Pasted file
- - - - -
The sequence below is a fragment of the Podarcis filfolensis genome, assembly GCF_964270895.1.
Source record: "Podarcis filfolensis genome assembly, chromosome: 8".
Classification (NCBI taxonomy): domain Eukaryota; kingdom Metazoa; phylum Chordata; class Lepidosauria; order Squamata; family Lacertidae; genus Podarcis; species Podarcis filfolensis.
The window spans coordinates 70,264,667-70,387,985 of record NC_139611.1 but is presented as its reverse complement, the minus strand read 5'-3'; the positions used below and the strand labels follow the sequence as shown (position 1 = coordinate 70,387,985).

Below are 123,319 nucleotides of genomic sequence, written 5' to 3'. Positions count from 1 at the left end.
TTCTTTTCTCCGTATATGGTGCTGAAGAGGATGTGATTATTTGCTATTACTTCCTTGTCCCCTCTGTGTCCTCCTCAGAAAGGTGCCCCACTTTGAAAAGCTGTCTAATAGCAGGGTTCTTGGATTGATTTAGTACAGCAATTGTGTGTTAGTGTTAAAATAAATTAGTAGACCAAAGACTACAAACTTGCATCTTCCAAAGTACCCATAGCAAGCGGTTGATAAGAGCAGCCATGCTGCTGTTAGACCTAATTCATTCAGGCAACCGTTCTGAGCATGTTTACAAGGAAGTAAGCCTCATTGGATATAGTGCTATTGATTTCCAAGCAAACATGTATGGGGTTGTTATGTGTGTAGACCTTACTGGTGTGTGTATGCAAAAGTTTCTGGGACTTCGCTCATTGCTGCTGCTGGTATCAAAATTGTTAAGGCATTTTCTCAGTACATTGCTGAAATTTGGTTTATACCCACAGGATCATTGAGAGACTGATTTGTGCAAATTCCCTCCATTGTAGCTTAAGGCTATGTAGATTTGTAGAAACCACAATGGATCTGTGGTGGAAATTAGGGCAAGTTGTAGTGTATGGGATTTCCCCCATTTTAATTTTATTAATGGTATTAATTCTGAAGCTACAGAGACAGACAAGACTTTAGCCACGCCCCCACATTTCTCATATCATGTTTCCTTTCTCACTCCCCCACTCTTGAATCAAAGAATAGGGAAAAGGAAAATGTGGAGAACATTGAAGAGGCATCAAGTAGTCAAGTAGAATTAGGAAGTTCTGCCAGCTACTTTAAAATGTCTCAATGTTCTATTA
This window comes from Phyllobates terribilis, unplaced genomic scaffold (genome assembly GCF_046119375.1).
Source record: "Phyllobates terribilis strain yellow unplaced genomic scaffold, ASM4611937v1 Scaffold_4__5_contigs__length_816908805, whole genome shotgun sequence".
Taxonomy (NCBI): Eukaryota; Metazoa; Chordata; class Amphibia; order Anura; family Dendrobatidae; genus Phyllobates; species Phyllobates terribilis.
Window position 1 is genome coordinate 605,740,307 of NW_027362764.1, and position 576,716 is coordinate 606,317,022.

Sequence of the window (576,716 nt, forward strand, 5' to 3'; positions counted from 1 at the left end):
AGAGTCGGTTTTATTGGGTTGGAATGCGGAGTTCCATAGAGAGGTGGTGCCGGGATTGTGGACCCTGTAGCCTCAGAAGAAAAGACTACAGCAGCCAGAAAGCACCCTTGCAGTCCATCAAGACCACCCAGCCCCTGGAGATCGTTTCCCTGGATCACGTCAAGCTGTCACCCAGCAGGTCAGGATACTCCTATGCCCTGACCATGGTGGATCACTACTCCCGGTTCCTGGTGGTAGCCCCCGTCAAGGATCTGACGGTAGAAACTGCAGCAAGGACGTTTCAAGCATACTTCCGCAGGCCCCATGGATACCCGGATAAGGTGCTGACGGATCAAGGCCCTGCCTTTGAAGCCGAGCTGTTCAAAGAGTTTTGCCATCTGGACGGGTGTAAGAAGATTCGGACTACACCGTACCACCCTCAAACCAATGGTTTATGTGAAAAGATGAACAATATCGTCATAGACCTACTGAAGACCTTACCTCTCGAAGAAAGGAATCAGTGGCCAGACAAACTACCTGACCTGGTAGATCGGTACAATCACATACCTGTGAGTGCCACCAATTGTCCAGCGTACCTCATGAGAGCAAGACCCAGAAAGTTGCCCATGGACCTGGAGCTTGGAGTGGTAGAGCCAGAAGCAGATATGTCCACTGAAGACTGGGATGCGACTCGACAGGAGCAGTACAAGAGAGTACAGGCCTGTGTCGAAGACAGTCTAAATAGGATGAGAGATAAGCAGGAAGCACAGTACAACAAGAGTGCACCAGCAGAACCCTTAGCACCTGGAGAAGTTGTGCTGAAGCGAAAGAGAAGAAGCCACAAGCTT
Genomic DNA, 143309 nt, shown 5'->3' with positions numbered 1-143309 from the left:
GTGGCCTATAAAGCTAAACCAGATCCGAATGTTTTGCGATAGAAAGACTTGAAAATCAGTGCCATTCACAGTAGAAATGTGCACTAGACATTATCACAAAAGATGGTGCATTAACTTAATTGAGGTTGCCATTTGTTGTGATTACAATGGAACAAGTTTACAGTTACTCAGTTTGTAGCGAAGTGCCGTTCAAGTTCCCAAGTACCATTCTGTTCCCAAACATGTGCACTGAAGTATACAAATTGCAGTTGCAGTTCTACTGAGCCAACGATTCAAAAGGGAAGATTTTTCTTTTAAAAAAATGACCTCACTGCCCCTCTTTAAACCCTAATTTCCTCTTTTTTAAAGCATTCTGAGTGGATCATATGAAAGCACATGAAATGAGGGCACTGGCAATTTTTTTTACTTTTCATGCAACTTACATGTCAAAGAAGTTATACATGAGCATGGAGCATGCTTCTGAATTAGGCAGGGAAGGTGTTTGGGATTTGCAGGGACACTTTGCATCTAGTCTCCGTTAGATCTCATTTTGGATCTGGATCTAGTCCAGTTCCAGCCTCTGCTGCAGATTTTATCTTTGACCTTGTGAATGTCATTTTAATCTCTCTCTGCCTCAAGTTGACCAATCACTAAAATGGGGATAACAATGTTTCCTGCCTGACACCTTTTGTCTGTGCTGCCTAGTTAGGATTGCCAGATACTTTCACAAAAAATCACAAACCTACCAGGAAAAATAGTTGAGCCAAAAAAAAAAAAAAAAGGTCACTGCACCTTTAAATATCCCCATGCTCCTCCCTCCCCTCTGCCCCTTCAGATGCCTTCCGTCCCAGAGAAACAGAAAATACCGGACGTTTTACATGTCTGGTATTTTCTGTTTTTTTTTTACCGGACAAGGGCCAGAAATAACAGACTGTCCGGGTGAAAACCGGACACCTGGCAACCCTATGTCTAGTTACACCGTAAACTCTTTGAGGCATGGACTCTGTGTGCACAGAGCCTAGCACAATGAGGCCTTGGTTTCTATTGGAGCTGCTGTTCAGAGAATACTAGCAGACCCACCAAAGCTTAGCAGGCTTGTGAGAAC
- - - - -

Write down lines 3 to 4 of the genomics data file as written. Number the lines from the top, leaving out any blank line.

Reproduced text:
Classification (NCBI taxonomy): domain Eukaryota; kingdom Metazoa; phylum Chordata; class Lepidosauria; order Squamata; family Lacertidae; genus Podarcis; species Podarcis filfolensis.
The window spans coordinates 70,264,667-70,387,985 of record NC_139611.1 but is presented as its reverse complement, the minus strand read 5'-3'; the positions used below and the strand labels follow the sequence as shown (position 1 = coordinate 70,387,985).